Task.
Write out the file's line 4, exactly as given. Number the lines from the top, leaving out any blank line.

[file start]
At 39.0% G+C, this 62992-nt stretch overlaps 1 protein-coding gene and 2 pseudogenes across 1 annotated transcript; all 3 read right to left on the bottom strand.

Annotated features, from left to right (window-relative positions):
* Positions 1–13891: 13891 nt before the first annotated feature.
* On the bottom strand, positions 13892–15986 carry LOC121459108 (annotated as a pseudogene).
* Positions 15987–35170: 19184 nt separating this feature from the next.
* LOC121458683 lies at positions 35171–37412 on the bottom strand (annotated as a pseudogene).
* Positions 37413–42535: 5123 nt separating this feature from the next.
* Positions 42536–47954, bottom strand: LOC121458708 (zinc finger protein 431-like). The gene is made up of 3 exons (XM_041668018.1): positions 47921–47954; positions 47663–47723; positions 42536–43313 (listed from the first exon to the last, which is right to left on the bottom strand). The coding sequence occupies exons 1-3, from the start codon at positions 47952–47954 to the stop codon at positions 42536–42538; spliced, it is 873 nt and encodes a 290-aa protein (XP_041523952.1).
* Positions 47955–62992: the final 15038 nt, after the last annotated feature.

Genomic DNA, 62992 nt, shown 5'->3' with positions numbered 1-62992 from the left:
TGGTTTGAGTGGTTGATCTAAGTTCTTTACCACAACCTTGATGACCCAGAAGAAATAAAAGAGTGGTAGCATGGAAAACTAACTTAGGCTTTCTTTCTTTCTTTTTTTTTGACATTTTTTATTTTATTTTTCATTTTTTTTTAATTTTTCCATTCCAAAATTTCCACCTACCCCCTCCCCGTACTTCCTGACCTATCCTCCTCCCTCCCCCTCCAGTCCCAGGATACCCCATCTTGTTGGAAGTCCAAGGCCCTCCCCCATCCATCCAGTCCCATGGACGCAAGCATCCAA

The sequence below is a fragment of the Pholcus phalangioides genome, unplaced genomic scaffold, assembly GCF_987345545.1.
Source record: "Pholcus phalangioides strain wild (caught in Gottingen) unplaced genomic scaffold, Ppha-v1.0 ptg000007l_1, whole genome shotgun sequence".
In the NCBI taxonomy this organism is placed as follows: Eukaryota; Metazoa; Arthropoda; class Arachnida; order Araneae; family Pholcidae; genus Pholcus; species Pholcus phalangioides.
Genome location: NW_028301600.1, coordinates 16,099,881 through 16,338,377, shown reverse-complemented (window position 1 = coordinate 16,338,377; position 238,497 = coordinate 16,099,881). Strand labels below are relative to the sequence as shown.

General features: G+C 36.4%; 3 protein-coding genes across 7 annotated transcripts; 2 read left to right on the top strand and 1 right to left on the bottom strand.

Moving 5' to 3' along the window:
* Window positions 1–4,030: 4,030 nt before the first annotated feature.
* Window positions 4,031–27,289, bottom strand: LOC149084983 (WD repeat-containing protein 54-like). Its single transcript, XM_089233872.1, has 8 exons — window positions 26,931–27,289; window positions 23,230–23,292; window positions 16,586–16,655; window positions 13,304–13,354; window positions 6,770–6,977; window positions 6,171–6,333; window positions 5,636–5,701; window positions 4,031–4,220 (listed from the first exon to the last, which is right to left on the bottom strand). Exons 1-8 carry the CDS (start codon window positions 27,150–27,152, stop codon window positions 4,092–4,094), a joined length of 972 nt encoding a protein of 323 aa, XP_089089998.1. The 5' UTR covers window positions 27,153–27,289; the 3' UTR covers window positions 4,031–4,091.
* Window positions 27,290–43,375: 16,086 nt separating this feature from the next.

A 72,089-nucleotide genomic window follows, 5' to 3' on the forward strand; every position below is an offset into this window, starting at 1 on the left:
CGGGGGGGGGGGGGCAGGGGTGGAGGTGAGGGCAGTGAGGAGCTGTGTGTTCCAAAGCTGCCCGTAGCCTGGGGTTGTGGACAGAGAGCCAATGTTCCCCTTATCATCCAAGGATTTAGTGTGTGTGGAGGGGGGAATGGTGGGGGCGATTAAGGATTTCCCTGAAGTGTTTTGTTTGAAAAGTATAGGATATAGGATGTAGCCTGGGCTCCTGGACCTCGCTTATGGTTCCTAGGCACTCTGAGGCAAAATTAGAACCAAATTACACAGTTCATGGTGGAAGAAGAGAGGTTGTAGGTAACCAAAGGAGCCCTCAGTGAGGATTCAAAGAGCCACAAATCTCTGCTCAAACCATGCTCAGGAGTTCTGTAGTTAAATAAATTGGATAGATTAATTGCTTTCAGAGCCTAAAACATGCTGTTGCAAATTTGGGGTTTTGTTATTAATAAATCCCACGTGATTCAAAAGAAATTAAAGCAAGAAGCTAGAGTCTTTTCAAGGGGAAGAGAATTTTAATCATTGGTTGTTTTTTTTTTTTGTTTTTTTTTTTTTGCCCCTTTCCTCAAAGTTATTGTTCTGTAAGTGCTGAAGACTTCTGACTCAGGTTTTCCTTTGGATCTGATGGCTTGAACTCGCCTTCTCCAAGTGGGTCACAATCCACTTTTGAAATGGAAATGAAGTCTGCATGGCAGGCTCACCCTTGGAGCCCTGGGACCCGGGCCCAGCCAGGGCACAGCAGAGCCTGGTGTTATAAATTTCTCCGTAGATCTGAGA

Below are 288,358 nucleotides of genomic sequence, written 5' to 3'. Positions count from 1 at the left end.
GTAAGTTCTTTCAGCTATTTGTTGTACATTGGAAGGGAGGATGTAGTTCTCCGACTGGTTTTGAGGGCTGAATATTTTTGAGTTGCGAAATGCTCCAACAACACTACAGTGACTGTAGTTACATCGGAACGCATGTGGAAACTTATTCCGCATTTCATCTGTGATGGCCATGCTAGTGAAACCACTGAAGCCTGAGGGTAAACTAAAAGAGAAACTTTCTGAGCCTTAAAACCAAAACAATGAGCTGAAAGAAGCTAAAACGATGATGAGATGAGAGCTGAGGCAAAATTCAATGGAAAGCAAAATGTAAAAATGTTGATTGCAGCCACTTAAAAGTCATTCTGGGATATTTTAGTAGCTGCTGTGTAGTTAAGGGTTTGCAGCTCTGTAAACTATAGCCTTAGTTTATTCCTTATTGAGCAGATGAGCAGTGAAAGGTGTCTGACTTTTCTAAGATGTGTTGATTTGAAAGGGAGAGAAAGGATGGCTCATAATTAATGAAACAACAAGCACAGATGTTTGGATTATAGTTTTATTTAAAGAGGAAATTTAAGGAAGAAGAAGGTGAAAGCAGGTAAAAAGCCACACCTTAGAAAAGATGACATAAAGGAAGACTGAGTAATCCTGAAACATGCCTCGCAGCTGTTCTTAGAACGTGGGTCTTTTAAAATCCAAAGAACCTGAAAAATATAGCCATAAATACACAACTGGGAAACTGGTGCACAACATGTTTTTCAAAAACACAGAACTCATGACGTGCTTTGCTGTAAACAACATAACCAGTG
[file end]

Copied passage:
* On the bottom strand, positions 13892–15986 carry LOC121459108 (annotated as a pseudogene).